An Unhelpful Guide for Special Ed Teachers
Reviewed by Laura Von Staden
Dan Henderson’s stories are apparently from an elementary self-contained Emotional/Behavioral disability class setting. While I have taught at the middle grades level, I too have had self-contained behavioral classes with students similar to the ones described in the text, only mine have been adolescents.
I did not find Mr. Henderson’s stories either funny or encouraging in terms of helping teachers, even Special Education Teachers, in facing some of the challenges they will be presented with as they work with these students. And I hardly find this to be a survival guide for teaching.
I was also somewhat offended by his statement on page ii that “Teachers choose to be educators to give back to the community, to be mentors, and let’s be honest, to enjoy the summer vacations.” Personally, I work hard in the summers, with no pay, to be a better teacher the following school year. Many other teachers do as well.
He makes similar statements, such as “When I saw my students doing something strange, I would think, That’s special, as a cue to not take my job too seriously” (page ii). At the same time, he also acknowledges that “As a special education teacher, my job is to discover how to teach those labeled as ‘unteachable’” (page iii) and “Our society desperately needs more involved and fearless mentors” (page iii).
A few positives
Henderson’s list of tools does include some good choices. He focuses first on the significant behavior of a particular student, and then the tool as a response or intervention to the situation. Some of the tools are well connected, and he discusses how a change in his teaching resulted in improvements in a particular behavior and helped his class to run more smoothly. Other times I had a more difficult time seeing the connections.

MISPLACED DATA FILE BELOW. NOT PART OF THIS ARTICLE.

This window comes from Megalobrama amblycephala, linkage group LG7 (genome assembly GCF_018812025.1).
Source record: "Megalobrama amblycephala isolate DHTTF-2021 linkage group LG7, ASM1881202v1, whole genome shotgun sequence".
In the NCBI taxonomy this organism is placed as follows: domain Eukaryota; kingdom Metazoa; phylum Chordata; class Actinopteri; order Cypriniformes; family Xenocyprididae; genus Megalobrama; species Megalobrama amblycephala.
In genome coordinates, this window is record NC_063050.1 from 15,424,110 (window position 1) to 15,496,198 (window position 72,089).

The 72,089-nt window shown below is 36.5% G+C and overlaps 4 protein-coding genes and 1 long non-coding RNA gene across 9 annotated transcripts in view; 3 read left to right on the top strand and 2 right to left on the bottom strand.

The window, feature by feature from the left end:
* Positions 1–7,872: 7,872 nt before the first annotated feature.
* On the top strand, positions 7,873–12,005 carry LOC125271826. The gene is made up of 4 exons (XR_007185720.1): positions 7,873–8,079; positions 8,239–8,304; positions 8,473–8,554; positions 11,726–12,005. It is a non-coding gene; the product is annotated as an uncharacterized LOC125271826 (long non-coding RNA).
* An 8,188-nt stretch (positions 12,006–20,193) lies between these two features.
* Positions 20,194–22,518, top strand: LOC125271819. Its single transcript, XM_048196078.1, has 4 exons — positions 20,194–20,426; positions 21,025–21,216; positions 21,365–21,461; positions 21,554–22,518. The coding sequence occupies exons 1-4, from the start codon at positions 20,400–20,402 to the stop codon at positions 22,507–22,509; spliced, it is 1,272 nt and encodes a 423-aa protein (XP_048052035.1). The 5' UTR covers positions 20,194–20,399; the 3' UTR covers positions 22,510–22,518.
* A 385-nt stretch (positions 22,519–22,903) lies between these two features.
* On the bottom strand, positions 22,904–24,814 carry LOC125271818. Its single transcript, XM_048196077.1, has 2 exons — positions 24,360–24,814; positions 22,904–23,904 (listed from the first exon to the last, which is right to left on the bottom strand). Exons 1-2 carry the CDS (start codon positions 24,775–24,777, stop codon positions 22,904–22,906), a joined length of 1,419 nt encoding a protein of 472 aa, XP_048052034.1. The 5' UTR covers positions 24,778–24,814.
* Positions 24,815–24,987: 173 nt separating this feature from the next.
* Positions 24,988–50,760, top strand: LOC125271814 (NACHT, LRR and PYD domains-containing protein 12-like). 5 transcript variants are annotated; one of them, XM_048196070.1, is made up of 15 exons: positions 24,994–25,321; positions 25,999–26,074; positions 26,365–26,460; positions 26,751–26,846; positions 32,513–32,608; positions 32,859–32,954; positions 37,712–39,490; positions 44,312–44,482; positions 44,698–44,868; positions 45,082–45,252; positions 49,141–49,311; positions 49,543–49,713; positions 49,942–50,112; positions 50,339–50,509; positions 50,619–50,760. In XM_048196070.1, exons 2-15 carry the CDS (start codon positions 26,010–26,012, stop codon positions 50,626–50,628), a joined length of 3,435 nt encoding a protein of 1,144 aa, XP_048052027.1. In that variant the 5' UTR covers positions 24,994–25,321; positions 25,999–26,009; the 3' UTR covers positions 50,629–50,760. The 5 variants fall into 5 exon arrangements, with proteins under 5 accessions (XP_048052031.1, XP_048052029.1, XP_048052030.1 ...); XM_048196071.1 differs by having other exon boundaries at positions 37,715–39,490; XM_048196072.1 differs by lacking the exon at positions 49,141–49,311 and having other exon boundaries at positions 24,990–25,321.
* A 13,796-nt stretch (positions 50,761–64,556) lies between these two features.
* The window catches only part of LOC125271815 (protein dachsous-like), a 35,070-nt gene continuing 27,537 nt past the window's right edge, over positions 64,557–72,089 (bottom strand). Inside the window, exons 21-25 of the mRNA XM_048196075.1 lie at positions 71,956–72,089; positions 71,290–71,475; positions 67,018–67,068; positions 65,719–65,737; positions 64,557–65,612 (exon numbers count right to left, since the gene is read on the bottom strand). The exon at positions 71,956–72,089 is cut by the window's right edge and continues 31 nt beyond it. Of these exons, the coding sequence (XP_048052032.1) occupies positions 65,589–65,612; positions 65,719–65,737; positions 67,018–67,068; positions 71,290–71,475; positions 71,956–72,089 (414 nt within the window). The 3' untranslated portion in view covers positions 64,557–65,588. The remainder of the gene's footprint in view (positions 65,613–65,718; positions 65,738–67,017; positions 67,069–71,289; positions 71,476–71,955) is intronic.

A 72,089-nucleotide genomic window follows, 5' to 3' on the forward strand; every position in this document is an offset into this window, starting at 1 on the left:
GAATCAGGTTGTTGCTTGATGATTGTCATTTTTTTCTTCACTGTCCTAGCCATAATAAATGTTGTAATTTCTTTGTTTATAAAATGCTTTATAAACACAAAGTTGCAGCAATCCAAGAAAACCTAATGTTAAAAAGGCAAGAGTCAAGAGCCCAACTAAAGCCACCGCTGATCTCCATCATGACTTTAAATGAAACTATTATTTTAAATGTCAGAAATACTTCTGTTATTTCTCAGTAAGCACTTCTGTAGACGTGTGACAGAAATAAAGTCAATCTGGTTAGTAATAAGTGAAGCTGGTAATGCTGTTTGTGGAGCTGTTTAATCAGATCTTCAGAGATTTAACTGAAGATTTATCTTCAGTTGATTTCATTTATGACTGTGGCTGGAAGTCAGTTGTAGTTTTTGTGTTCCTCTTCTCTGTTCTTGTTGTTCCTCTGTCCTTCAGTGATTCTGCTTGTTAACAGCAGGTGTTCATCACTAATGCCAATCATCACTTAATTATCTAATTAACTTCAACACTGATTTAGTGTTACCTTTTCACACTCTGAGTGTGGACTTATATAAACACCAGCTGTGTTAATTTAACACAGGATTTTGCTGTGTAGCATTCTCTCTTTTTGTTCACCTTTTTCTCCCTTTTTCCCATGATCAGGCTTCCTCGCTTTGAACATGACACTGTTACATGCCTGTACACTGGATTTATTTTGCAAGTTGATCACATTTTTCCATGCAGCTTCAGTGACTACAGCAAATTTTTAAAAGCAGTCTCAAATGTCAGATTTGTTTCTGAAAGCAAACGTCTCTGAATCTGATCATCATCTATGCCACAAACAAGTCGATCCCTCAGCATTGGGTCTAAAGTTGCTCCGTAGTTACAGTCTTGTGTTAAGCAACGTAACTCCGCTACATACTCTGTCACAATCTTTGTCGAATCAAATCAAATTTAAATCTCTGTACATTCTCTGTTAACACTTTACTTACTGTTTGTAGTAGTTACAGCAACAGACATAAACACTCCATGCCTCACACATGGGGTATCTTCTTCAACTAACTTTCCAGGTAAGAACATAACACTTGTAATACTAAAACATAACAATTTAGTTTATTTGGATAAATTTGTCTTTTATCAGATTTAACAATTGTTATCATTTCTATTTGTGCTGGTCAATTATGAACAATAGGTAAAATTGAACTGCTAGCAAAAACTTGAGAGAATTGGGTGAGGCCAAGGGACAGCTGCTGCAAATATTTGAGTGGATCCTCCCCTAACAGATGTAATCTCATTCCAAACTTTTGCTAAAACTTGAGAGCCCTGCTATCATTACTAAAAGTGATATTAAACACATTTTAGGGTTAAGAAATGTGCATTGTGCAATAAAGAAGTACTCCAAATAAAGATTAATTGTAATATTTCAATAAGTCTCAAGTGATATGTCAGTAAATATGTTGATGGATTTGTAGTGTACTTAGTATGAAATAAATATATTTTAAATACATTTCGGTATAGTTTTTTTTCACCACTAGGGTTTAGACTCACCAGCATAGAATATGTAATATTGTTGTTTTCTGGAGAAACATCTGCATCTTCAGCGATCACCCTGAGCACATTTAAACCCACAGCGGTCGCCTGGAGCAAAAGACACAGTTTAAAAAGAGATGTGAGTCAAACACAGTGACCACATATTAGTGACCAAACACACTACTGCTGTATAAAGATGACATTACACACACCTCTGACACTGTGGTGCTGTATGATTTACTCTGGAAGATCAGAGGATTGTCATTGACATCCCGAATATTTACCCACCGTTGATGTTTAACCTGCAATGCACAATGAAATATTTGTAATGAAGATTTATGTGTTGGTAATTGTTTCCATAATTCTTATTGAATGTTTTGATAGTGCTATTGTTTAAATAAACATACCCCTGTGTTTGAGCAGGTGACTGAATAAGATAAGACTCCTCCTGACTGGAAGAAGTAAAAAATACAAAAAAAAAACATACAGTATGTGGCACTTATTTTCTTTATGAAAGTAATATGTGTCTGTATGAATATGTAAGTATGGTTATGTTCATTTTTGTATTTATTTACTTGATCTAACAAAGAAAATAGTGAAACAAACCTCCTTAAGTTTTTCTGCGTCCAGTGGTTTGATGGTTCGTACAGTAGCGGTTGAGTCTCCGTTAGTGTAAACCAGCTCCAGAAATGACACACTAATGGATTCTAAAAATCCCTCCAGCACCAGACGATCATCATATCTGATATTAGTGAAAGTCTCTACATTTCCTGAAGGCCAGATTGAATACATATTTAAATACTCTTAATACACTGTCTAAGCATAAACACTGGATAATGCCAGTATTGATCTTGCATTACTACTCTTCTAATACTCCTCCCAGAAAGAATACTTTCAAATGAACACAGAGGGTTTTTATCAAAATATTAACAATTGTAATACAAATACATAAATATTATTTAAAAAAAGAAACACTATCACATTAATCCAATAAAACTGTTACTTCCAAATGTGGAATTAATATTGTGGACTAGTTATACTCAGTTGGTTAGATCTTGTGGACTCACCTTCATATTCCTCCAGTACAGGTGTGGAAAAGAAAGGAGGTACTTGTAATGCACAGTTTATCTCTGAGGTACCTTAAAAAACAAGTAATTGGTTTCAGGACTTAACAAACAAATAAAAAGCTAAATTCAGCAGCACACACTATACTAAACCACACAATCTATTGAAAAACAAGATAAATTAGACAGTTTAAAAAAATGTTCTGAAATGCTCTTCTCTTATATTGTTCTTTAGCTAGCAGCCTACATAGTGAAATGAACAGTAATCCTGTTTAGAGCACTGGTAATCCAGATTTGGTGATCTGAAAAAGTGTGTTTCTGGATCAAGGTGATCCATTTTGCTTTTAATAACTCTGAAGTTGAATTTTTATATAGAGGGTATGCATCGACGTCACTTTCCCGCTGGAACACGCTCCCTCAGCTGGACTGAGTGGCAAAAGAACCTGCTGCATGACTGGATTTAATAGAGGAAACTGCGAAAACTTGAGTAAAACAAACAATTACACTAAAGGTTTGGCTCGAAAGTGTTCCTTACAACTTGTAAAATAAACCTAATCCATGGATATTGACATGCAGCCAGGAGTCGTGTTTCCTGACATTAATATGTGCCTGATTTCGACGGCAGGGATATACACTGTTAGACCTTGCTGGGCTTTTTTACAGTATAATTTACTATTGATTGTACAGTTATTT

Most of tools the author presents are the ones that are among the first things you learn as a pre-service teacher: conduct a student survey (build rapport, get to know your students), create a behavior management system, use routines, use positive reinforcement, differentiate your instruction to meet student needs, and make your lessons fun (engaging). Thus, I feel that while veteran teachers can relate to some of his stories, his tools are probably things these teachers have already mastered.
For teachers considering a career in Special Education, an area of critical need, I fear that readers may not finish this book feeling equipped or encouraged to teach this group of students and may decide not to enter the field, not wanting to have their own similar stories to tell.
I would skip this one.
Dr. Laura Von Staden is a Special Education Middle School Teacher in Tampa, Florida. She serves on numerous committees both at her school and within her district and works closely with the local university where she is a Professional Practice Partner and a master mentor. Dr. Von Staden also facilitates both online and face-to-face Professional Development for her school district.